Regan removed her cloak and laid it on a bench as she passed into the Great Hall. Her gown was still damp, but no one would likely notice in the excitement of her husbands homecoming. There wasn't aught to be done about her hair, but then, the dampness only made the thick mass of chestnut locks even wavier, and Roddy was well used to that. Regan doubted he'd note aught amiss in her appearance.
Drawing up before the hearth fire, she first took a seat in one of the high-backed, carved wooden chairs placed there. Finally, however, when it began to seem Roddy and the others were taking an interminable amount of time to come inside, she stood and began to make her way across the wide expanse of rush-covered floor. Before she could traverse even half of the room, however, the MacLarens walked in.
Regan jerked to a halt. Between the double file of clansmen, they carried what looked to be a length of tautly stretched plaid. For an instant, she stared at them in puzzlement. In the yet gloomy day, it was difficult to make out what they carried between them. Then, as the men drew nearer, Regan saw a body lying on the plaid.
She noted now that many of them were bloodied, their shirts torn, and some wore bandages. Fear stabbed through her. What had they been about last eve?
Her glance searched them more closely now, seeking but one face in the mass of men approaching her. Walter, his face twisted in anguish, strode along at the side of one of the men carrying an end of the plaid. Regan's hand went to her throat. Nowhere did she see Roddy.
And then she knew. They carried Roddy!
With a strangled cry, she ran to them, shoving her way past the men, crowding up to stand beside her husband. The men halted, and she could finally see what had been hidden before. Roddy lay there, pale and unmoving. She reached out, touched his cheek. It was cold.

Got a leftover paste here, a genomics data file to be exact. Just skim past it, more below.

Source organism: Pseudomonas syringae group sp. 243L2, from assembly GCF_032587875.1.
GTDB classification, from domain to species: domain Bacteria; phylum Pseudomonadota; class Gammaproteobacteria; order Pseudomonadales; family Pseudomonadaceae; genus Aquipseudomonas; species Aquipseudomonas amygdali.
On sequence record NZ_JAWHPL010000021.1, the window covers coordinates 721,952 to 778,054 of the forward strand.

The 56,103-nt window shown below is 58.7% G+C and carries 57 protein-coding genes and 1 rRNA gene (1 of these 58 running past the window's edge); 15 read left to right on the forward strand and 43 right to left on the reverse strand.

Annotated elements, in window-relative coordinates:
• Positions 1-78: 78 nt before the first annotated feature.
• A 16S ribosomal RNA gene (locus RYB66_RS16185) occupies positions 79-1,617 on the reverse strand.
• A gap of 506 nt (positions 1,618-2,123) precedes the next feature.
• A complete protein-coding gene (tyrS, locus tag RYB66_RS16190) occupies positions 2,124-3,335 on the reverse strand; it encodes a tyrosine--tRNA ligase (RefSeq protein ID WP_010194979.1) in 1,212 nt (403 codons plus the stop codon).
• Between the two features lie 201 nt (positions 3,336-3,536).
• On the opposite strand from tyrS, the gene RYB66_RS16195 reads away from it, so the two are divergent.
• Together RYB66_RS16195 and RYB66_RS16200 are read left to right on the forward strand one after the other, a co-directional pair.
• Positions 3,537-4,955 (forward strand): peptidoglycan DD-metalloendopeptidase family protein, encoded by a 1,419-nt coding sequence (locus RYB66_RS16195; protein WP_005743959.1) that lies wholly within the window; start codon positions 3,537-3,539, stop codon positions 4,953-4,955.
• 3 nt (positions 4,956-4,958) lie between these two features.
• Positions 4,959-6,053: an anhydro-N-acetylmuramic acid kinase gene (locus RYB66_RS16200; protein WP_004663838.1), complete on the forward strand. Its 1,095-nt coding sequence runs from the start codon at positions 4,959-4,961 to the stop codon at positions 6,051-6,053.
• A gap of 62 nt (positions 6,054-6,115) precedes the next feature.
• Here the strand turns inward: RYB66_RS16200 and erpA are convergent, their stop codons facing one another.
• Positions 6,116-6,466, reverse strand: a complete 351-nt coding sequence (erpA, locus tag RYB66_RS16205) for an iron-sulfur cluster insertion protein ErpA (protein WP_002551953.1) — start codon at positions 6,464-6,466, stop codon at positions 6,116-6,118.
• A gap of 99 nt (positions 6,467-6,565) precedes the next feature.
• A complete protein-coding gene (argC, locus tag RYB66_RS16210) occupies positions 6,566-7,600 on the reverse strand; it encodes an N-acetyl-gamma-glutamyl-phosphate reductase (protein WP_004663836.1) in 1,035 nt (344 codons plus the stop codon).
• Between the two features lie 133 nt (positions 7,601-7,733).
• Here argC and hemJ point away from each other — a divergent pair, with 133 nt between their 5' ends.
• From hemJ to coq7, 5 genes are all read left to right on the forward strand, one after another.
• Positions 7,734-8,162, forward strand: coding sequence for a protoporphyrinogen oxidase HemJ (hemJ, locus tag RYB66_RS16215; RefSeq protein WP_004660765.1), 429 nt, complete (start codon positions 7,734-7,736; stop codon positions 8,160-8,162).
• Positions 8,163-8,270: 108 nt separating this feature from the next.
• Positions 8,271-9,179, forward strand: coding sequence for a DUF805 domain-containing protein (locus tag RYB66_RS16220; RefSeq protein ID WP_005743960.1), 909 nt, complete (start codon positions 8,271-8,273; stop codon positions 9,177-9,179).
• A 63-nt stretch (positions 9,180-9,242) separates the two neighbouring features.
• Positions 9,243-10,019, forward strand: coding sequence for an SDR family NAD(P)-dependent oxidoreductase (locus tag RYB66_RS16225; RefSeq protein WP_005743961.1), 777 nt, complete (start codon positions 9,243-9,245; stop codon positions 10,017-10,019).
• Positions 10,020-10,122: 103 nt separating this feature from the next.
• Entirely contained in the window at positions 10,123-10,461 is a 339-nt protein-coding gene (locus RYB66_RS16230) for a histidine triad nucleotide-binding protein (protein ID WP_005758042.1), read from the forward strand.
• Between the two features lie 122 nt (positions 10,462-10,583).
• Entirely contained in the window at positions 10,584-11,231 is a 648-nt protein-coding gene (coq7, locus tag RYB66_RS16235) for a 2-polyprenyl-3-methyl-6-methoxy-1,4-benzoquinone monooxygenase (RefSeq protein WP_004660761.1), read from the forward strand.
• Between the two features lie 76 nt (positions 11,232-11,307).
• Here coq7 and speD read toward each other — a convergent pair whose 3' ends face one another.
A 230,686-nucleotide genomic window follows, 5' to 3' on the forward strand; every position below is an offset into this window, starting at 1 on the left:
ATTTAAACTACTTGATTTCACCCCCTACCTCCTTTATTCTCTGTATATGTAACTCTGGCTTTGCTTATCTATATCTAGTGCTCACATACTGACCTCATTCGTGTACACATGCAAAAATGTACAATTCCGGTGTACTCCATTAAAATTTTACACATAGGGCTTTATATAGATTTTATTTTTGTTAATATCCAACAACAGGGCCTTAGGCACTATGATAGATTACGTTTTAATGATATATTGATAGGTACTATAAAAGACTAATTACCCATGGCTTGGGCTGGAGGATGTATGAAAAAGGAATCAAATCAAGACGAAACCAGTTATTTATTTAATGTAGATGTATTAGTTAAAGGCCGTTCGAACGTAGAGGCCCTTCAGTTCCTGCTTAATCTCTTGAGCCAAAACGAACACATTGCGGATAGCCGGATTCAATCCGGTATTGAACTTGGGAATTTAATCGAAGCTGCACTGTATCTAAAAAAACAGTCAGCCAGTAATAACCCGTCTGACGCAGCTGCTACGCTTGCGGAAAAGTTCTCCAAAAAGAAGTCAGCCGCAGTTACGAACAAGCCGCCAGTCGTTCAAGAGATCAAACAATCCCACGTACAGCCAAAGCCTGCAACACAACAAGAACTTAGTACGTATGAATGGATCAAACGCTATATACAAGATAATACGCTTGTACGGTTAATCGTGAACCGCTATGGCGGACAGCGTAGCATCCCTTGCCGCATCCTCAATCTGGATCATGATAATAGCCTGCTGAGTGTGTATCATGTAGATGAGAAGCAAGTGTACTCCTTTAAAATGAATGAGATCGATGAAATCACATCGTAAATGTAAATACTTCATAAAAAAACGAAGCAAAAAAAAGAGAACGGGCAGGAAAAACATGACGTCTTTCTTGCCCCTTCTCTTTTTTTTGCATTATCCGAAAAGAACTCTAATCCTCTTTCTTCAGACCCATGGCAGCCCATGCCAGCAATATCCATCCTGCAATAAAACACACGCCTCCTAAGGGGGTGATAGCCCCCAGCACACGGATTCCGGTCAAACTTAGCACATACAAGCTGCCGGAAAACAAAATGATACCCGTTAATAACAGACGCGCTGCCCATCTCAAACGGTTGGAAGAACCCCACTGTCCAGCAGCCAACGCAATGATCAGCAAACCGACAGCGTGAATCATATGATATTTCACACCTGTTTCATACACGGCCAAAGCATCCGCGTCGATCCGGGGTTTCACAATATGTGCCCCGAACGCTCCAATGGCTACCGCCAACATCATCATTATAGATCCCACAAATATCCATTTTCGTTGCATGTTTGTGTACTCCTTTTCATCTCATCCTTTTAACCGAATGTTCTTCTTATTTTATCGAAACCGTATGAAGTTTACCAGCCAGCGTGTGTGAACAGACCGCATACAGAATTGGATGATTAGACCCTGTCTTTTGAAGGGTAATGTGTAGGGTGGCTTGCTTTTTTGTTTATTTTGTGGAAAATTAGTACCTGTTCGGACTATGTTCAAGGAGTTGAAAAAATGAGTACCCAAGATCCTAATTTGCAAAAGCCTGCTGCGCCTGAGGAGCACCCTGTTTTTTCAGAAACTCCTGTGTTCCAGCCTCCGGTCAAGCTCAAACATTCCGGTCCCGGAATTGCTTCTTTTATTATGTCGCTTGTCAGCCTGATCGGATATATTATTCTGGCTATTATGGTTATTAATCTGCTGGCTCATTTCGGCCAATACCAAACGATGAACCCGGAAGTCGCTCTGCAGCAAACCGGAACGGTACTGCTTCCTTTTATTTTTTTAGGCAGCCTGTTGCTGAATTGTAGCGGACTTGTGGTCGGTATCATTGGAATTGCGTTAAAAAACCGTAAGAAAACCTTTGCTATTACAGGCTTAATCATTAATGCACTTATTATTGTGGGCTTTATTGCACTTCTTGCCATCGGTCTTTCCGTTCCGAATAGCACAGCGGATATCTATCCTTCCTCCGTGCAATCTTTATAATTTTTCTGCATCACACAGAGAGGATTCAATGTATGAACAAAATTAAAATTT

"How?" Regan forced out the word. "How did this happen?"
No one replied.
"How?" she repeated on a thread of hysteria. "How?"
"He wanted to prove himself to ye," Walter said at long last, moving to her side. "He wanted to make amends by giving ye a fitting bridal gift. So we went on a wee ride into Campbell lands to lift a few fat cattle."
She turned a horrified gaze to Roddy's younger brother. "Ye . . . ye went reiving? On my wedding night?"
"It wasn't my idea, lass," Walter said. "I tried to talk Roddy out of it. Ye can ask any of these lads here. They'll vouch for me, they will."
"What happened?" Regan dragged in a shuddering breath. She gestured to the lifeless form of her husband. "How did this happen?"
"The Campbells weren't in a verra forgiving mood when they caught up with us. We found ourselves fighting for our lives. Finally, Roddy cried out to the Campbells that we yielded. That seemed to satisfy them, once we had thrown down all our weapons. I thought then that we might actually live through this, especially when the Campbell leader next ordered us to depart. Things got a bit confused then, in the darkness and all, and I lost track of Roddy. Soon thereafter, a shot rang out.
"The clouds momentarily parted and, in the moonlight, I saw Roddy fall. I wheeled about just in time to catch a flash of a silver pistol in the hand of the man who had just fired it. Fired a bullet into my brother's back." His mouth contorted in hatred. "The cowardly, cold-blooded knave!"
Time stilled. Blood pounded through Regan's skull until she thought she'd scream. All the while, though, a chill calm spread through her. Roddy was dead, and the man who had murdered him still lived.
"Who?" she gritted out the demand. "Who killed Roddy?"
"The laird of Balloch Castle, no less," Walter hissed. "None other than Iain Campbell himself."
Excerpted from WINGS OF MORNING: These Highland Hills, Book Two © Copyright 2011 by Kathleen Morgan. Reprinted with permission by Revell Books, a division of Baker Publishing Group. All rights reserved.